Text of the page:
Issue: S. 937, COVID-19 Hate Crimes Act. Question: On Passage of the Bill, S. 937, As Amended (3/5 vote required).
Result: Passed in Senate, 94 to 1, 5 not voting. Subsequently passed in House, Roll Call 145, 5-18-21. Became Public Law 117–13 (signed by the President, 5-20-21). GOP and Democrats scored.
Freedom First Society: The primary reason for opposition to this legislation should be its focus on “hate crime” as opposed to crime itself. Such focus supports the Leftist agenda to use the force of government ostensibly to promote “equity.” The victim’s race or sexual orientation becomes more important than the severity of the crime.
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There are several other clear constitutional objections to this measure, which are apparent from reading the Bill Summary by Congressional Research Services (see Read More, below). The “COVID-19 Hate Crimes Act” is not a new revolutionary advance of Big Brother government. It is a continuation of previous unconstitutional usurpations.
We give a blue check mark to Senator Josh Hawley, the sole GOP senator who voted against this measure. The other 94 who voted get red X’s. (The four senators who did not vote were Marsha Blackburn (R-TN), Amy Klobuchar (D-MN), Mike Lee (R-UT), Rand Paul (R-KY), and Tina Smith (D-MN).
We have assigned (good vote) to the Nays and (bad vote) to the Yeas. (P = voted present; ? = not voting; blank = not listed on roll call.)
Bill Summary (Congressional Research Service):
Passed Senate (04/22/2021)
COVID-19 Hate Crimes Act
This bill requires a designated officer or employee of the Department of Justice (DOJ) to facilitate the expedited review of hate crimes and reports of hate crimes.
DOJ must issue guidance for state, local, and tribal law enforcement agencies on establishing online hate crime reporting processes, collecting data disaggregated by protected characteristic (e.g., race or national origin), and expanding education campaigns.
Additionally, DOJ and the Department of Health and Human Services must issue guidance aimed at raising awareness of hate crimes during the COVID-19 (i.e., coronavirus disease 2019) pandemic.
The bill establishes grants for states to create state-run hate crimes reporting hotlines. It also authorizes grants for states and local governments to implement the National Incident-Based Reporting System and to conduct law enforcement activities or crime reduction programs to prevent, address, or respond to hate crimes.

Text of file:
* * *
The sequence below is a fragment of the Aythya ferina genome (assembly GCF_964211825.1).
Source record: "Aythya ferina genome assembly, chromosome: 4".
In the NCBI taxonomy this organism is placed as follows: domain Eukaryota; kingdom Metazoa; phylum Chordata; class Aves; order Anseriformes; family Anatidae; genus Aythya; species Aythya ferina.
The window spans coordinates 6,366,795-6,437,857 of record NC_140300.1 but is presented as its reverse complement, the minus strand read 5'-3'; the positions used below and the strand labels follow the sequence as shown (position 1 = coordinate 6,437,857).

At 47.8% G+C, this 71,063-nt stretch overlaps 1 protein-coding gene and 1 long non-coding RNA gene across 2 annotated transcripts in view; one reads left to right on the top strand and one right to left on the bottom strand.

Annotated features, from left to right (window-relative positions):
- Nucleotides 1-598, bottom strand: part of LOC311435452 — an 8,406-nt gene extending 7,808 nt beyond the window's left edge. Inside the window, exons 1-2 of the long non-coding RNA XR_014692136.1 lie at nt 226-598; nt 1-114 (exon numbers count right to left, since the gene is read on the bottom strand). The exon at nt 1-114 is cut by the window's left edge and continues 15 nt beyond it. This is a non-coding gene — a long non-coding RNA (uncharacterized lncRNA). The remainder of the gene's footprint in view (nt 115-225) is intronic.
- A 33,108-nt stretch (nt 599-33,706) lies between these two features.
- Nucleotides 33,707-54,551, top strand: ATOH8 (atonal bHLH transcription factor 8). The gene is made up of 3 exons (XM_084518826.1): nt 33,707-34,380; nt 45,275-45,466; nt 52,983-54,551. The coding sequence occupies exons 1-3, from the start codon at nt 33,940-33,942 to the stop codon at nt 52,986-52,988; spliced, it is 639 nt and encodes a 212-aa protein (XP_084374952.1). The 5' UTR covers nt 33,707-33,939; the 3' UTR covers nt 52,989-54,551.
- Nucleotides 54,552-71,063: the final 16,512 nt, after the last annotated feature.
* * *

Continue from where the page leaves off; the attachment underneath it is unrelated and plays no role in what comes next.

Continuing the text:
Finally, in the case of an individual convicted of a hate crime offense and placed on supervised release, the bill allows a court to order that the individual participate in educational classes or community service as a condition of supervised release.
Freedom First Society Analysis: S. 937 was originally sponsored by Senator Mazie Hirono (D-HI). Subsequently, she and Senator Susan Collins (R-ME), another very liberal senator, introduced an amendment to S. 937, S.Amdt. 1445, to make it “bipartisan,” which was accepted by unanimous consent. It was this amended version that was accepted by both chambers and signed into law.
Every paragraph in the “Bill Summary” above cites a provision or provisions of the legislation that are simply unconstitutional. For example: “The bill establishes grants” enables the federal government to “buy” state “subservience” to its campaign against “hate crime,” a reversal of the state-federal government relationship intended by America’s Founding Fathers.
One, will look in vain for any federal authority to intrude into such purely state matters. Nevertheless, there is already a body of federal law allowing federal prosecution of certain hate crimes, which this Act would build on (e.g., Title I of the Civil Rights Act or 1968).
And the last paragraph, allowing a court to provide conditions of probation is an absolutely audacious case of federal overreach.
Instead of chasing hate crime, the federal government should focus on “undoing” its attack on religion and the family, which has spawned an increase in violent criminals. In his 1969 book, Journey into Darkness, John Douglas, the legendary FBI profiler and expert on the criminal personality, argued:
Unfortunately, no matter what we do with our criminal justice system, the only thing that is going to cut down appreciably on crimes of violence and depravity is to stop manufacturing as many criminals…. [T]he real struggle must be where it has always been: in the home.
And the home has been the target of the liberal agenda for decades.
The leadership to reduce criminal violence has to come from an informed electorate, inspiring legislators to dance to a different tune.